Naomi (speaking to Seven): “Guess who assimilated 3 books and 10 reports in 2 days?”

Seven (replying matter of factly in with mild animation): “Naomi Wildman.”

Naomi: “That’s correct”

Naomi: “Are you taking your new Alcove apart?”

Seven: “Yes.”

Naomi: “Why?”

Seven: “My attempt to download Voyager’s database failed.”

Naomi: “Maybe you can fix it.”

Seven: “The alcove functioned within expected parameters. Unfortunately I did not. Three books and ten reports is impressive but quantity is less relevant than quality. You must be able to interpret the data, and enjoy the process.”

The Damage of Information without Interpretation

When we approach the Word of God we should never be in a hurry nor should it be a contest but often this is how it is handled, particularly with Bible reading. We are like Seven or Naomi who came away impressed with the quantification of the data that was reviewed or stored in a way that might appear impressive. We, like them, can be fooled with quantified measures of bible engagement. The problem? The problem is whether we learned anything properly or not.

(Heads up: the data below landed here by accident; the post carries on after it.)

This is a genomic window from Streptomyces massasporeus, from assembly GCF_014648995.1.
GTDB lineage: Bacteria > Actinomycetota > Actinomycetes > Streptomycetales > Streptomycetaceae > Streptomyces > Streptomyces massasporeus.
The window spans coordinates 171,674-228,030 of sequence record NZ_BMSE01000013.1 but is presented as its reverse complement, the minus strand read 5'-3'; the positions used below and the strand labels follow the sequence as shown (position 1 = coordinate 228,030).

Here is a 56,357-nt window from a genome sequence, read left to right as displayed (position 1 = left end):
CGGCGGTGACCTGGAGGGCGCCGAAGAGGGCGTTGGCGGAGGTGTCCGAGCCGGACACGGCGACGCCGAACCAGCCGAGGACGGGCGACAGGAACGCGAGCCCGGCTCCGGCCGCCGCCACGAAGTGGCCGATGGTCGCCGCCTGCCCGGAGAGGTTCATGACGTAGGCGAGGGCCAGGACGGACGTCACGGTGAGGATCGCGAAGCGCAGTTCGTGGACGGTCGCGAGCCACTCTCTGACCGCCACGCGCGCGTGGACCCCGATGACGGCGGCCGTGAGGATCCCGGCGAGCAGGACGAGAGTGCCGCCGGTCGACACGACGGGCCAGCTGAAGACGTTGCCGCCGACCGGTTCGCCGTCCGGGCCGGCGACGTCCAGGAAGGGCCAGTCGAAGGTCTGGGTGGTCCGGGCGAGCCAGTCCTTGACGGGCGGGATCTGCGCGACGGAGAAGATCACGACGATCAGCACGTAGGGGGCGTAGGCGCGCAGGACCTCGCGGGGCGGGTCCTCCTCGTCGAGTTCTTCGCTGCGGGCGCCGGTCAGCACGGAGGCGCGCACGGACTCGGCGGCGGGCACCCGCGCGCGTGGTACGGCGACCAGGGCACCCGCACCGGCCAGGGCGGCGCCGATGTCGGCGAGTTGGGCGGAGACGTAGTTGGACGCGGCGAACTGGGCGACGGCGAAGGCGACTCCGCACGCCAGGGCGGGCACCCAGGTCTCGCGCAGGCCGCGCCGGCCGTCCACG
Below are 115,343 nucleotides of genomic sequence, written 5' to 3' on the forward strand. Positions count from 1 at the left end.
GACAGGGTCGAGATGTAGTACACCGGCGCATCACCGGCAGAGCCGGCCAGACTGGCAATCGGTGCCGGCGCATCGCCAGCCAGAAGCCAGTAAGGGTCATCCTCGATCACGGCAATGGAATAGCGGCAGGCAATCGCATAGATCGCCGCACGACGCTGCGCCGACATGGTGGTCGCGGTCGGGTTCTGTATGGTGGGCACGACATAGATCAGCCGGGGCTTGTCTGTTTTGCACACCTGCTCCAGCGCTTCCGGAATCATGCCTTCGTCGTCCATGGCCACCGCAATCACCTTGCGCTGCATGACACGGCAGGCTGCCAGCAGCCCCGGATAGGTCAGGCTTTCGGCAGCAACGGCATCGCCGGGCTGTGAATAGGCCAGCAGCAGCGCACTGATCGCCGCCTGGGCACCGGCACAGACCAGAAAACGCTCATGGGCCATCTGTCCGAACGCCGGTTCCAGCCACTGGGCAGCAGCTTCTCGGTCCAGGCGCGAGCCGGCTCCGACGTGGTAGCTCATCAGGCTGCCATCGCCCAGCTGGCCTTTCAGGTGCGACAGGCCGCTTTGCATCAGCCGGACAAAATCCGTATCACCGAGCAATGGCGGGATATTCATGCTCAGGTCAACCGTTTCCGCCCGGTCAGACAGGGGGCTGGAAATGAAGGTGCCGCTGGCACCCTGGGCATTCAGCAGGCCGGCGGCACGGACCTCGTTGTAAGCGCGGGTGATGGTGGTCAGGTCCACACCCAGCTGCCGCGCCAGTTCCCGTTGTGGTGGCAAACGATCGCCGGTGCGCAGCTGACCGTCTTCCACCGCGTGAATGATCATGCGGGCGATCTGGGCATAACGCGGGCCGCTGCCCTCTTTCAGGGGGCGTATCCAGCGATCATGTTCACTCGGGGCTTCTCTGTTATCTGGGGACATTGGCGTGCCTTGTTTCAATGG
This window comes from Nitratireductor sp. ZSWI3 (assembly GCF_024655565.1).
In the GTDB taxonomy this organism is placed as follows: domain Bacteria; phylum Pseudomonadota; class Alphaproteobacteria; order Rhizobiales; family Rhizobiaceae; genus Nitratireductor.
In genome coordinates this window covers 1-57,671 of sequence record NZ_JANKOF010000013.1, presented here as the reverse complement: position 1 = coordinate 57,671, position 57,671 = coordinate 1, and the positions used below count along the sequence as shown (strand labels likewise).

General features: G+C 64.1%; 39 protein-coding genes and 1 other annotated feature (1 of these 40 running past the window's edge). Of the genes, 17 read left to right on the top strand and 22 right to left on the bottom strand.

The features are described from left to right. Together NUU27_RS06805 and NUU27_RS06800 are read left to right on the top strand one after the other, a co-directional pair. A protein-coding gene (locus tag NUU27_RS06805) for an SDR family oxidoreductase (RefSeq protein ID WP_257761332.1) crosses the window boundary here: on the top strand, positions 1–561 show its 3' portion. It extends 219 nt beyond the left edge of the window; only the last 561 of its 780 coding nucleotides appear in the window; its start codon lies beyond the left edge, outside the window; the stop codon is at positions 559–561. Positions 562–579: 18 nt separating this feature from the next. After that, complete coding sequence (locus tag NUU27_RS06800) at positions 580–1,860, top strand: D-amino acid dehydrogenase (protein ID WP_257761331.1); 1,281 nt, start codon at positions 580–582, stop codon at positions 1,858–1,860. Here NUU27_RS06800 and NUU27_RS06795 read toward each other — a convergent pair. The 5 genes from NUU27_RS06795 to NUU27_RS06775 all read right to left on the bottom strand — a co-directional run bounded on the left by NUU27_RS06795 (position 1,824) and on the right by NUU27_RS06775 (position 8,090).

Imagine giving your forth grade son or daughter a math book and telling them to read a chapter a day. At the end of one year he or she might be all the way through that book as well as many more books all the way to advanced calculus, but have they learned anything? Probably not much because math must be taught by a master of the subject and its basic principles must be learned and then mastered by the student and this entails repetition and very modest progress. And so even if they read all these books fifty times, they still would not understand much of what it was they should understand because it has not been taught to them.